Adding to the angst, a majority of vendors said they have already suffered big-time losses because of shipment slowdowns or no deliveries due to the labor dispute that closed 29 major West Coast ports for 10 days in October. Not only did the management-union standoff, which has been settled, sequester inventory, but it caused cancellations by retailers, as well as a glut of available product in off-price channels.
“Sure, the prospect of war concerns me,” said Wiseman, “but not for business reasons. If the global political scene escalates to a point where business is significantly impaired due to war or terrorism, then we have much more important problems than selling apparel.”
Nesbit sized up the situation this way: “It is difficult to speculate on the impact of a war on the business given the many scenarios that could play out. Consumer psychology and its possible negative impact on retail sales may be a more important factor than any supply-chain issues.”
Fitzgerald said: “Asia and the Caribbean are our major sources of supply. We do not expect disruption. But if war lasts more than a month, then prices will be subject to upward pressure.”
With half of NAP’s sourcing done in Turkey, Lee said, “We are not alarmed about the continuance of our sourcing if there was a war. Turkey is in the enviable position of being able to work well with its Muslim neighbors, as well as being a strong ally to the U.S.”
Tom Ward, ceo of Maidenform Inc., said, “Overall, I believe retail sales will continue to be challenging. Economic performance, job security and a potential Iraq conflict have consumers concerned. War would have a definite impact on our business. Increased fuel prices and a lowering of consumer confidence would lead to reduced consumer spending.”
Ward said Maidenform will “continue to focus on lean inventories, stockkeeping unit productivity, service improvement and price deflation.”
Todd Demakos, ceo of St. Eve, said a war would not affect the company’s production in Asia.
“Although Turkey could be impacted by a war in Iraq, the Turkish economy is already depressed, so we wouldn’t anticipate a problem with our production there,” Demakos said. “When the conflict with Afghanistan was at its peak, our production in Bangladesh didn’t suffer.”
Demakos said the firm expects sales gains of about 10 percent in 2003 after a solid 2002.
“Our growth is attributable to expanding our customer base, but also growing our business with existing [sleepwear and daywear] customers,” he said.
Regarding repercussions of the recent dock lockout, Richard Leeds, ceo of Richard Leeds International, said retailers and vendors have been negatively affected in three areas: loss of precious time to properly sell inventory, serious reductions or substantial cancellations of domestic and imported goods and disposal of cancelled store inventory, especially private label merchandise that must be “rehandled to be relabeled, reticketed and repacked.”
“This will create extreme financial hardships for manufacturers of domestic and imported private label. The market is already oversaturated with slow-moving retail inventory,” Leeds said. “Regrettably, some domestic companies will not be able to recover from such a huge loss of income and inventory write-downs.”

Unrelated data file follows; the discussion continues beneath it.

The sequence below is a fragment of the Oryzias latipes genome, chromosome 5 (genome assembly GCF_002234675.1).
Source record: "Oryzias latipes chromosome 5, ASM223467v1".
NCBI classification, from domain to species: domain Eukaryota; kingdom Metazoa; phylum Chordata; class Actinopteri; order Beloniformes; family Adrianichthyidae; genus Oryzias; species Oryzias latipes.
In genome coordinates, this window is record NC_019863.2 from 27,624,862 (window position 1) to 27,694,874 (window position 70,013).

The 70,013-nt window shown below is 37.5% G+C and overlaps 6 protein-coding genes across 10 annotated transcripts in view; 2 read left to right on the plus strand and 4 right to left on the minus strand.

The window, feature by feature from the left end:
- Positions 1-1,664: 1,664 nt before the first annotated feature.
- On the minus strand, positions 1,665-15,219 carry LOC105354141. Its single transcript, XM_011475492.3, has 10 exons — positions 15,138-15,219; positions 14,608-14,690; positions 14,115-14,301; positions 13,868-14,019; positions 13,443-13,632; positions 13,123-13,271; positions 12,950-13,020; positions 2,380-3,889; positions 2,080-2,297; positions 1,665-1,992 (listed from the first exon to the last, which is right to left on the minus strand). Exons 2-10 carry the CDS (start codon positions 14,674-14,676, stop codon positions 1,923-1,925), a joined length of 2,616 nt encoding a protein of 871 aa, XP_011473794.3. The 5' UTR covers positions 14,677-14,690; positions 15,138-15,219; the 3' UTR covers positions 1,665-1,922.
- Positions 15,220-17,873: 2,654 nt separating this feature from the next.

However, Leeds said he believes branded suppliers will weather the hardships better.
“They will still face potential order reductions, but the consumer demand for a brand will help dictate whether the retailer remains responsive to the need to accept these delayed programs because of their historical inventory turns,” said Leeds.
Victoria Vandagriff, executive vice president of sales at Carole Hochman Designs, said a big concern is “controlling yearend inventory and projecting 2003 budgets and capital expenditures based on what will likely be a less-than-stellar holiday and very cautious spring planning for spring by many retailers.
“Creating business plans for 2003 will be challenging because budgets are being changed monthly based on current sales trends,” she continued.
Meanwhile, Lisa Leigh, director of merchandising and sales at August Silk Intimates, said, “The biggest opportunity I see going into spring 2003 is you’ve got to be absolutely dead-on in your assortments. The customer has been reacting to fashion, price and color. Key items are not the only thing right now — you just have to keep creating newness all of the time.”
Michelle Clark, executive vice president of merchandising at Movie Star Inc., agreed: “The biggest issue will be to develop and design the newness in product that is essential to drive business in these difficult times.”
Because of the economic malaise, Clark said the customer is “wearing last year’s basics again this year and conserving her shopping dollars to spend on a few unique, fashion-driven pieces.”
From a European vendor’s perspective, Krista Tonra, general manager of Simone Perele U.S. division of the French bra maker, said: “Our biggest issue in 2003 will be price points, given the issue of Victoria’s Secret with their “What is Sexy” campaign and supermodels. Middle America identifies with the garters and sexy lace bras, but they don’t necessarily know the difference in the quality of a $42 Victoria’s Secret lace bra and an $89 Simone Perele lace bra. We need to translate what quality is.”
“Securing open-to-buy dollars and keep funding our strong growth, but within the context of an overall slowdown, will be our goal,” said Sonja Winther, managing director of French foundations brand Chantelle.
In summing up the outlook, Michael Rabinowitz, president and owner of The French Room, which owns the Le Mystere bra label and imports foundations by Nina Ricci and Millesia, said, “I think it’s kind of a herd mentality out there and that’s why next year will be a real challenge for European brands in America.”